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Life still goes on. I went to PT today and the doctor got out the slide board (horrors!)...it's like speed skating but you only go side to side and not forwards. I started dripping sweat after the first minute. My legs have lots and lots of feeling now--ow ow ow. I've been drinking water, munching on salted pistachios and berries for electrolytes. Some aspirins and maybe a week's soak in some epsom salts will help too. 

 

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I just got back from my EP, I think the world of him. I nearly fainted and fell off his table which upset the nurse--'I'm okay, I'm okay--I do this all the time.' Had a normal EKG but my BP was low again. The doctor couldn't hear it, sigh.  No more lisinipril for now and if I'm not better to call him Monday and 'We'll figure it out where to go from here." More sighing.  I told him I want a coffee and he said chicken soup, lol. I love him 😉

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@WinterSown - that is exactly what happens to me when I pass out in my docs office. And always I am saying: I'm OK! It happens all the time!" because the nurses always get so upset. I already passed out in my autonomic specialists office as well as at least 10 times in my PCP's office and once at my cardiologist. ( I am not even telling you about the times at xray, MRI, OR, ER …. and always the same response when I wake up : "I'm OK- did I scare you?" It's automatic! … I hope they can get you back to your usual soon - best wishes!!!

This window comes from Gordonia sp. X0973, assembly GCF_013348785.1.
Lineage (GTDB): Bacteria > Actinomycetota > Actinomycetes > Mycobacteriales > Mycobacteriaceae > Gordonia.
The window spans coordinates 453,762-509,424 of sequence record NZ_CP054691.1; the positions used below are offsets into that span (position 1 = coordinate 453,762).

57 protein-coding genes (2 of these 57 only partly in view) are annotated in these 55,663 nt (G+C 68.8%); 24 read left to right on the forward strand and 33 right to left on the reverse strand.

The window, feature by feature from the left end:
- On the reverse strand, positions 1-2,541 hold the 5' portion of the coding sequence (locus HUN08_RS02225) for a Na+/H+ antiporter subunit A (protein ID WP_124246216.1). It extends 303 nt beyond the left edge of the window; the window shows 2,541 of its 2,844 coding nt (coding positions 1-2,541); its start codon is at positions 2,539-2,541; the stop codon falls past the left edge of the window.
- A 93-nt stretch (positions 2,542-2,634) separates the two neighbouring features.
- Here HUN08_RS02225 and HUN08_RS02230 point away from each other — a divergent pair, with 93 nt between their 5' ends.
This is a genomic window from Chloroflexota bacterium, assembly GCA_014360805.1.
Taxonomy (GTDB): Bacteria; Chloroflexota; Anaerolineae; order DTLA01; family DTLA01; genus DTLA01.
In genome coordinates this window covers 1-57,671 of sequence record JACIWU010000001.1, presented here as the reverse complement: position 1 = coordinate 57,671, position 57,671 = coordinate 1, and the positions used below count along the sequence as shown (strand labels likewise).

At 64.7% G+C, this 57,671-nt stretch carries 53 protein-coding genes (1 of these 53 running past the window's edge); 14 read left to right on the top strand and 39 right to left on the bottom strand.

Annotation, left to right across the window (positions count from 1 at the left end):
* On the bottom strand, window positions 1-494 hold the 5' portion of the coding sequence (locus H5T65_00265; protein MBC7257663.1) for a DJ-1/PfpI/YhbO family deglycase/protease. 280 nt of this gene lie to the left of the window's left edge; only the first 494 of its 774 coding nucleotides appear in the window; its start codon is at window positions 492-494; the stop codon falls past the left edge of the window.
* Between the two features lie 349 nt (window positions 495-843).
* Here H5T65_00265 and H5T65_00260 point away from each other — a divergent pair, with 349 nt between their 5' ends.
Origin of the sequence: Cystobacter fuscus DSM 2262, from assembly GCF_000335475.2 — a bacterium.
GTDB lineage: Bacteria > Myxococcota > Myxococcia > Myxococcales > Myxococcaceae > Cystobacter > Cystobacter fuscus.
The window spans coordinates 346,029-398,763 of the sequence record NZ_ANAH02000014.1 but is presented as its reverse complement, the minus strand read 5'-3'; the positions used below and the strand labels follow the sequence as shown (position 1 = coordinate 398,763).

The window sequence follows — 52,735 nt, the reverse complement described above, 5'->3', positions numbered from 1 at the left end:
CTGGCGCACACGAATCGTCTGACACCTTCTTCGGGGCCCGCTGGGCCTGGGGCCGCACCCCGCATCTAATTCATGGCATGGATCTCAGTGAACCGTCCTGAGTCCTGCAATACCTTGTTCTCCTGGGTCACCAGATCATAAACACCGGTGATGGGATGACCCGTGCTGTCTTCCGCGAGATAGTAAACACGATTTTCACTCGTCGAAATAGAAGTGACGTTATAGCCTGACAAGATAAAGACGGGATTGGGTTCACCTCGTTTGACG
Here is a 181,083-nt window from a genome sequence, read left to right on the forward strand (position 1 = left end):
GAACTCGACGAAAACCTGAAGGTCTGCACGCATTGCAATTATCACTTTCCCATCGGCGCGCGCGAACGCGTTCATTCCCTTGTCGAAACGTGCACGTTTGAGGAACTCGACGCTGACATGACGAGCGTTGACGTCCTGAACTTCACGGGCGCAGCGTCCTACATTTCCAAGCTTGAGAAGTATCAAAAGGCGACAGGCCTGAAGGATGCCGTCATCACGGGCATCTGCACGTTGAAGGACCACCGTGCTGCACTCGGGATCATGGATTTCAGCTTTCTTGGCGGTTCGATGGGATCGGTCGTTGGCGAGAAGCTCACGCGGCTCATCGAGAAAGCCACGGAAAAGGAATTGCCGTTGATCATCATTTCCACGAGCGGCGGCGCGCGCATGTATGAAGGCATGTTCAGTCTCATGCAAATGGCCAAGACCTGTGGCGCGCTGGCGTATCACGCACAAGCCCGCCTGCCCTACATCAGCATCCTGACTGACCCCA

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When I am in flare, (as I am now), I always experience one sided numbness. Always the left side, and to varying degrees. Sometimes it's my whole side (from muffled hearing and numb mouth all the way down to my leg) sometimes just my arm, other times my two smallest fingers, or sometimes just patches on my back and the back of my calf. I find that this totally disappears when I start feeling better. I can have years of not feeling it at all.

I mentioned it to a cardio once, who was quite alarmed and sent me to see a very good MS specialist. He was able to exclude MS due to a lack of other 'typical' MS symptoms.

If I am in a flare, I usually experience this numbness after being upright and walking around for too long, in the shower (always), when I am concentrating (especially if I am talking to someone) and within a few minutes of starting a meal.

For some reason, it seems to be one of my most bothersome symptoms this time round.

I hope you can get your numbness sorted and managed as quickly as you can...it's hard enough dealing with all the other POTS symptoms!

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On 9/16/2018 at 5:57 AM, bizbiz said:

When I am in flare, (as I am now), I always experience one sided numbness. Always the left side, and to varying degrees. Sometimes it's my whole side (from muffled hearing and numb mouth all the way down to my leg) sometimes just my arm, other times my two smallest fingers, or sometimes just patches on my back and the back of my calf. I find that this totally disappears when I start feeling better. I can have years of not feeling it at all.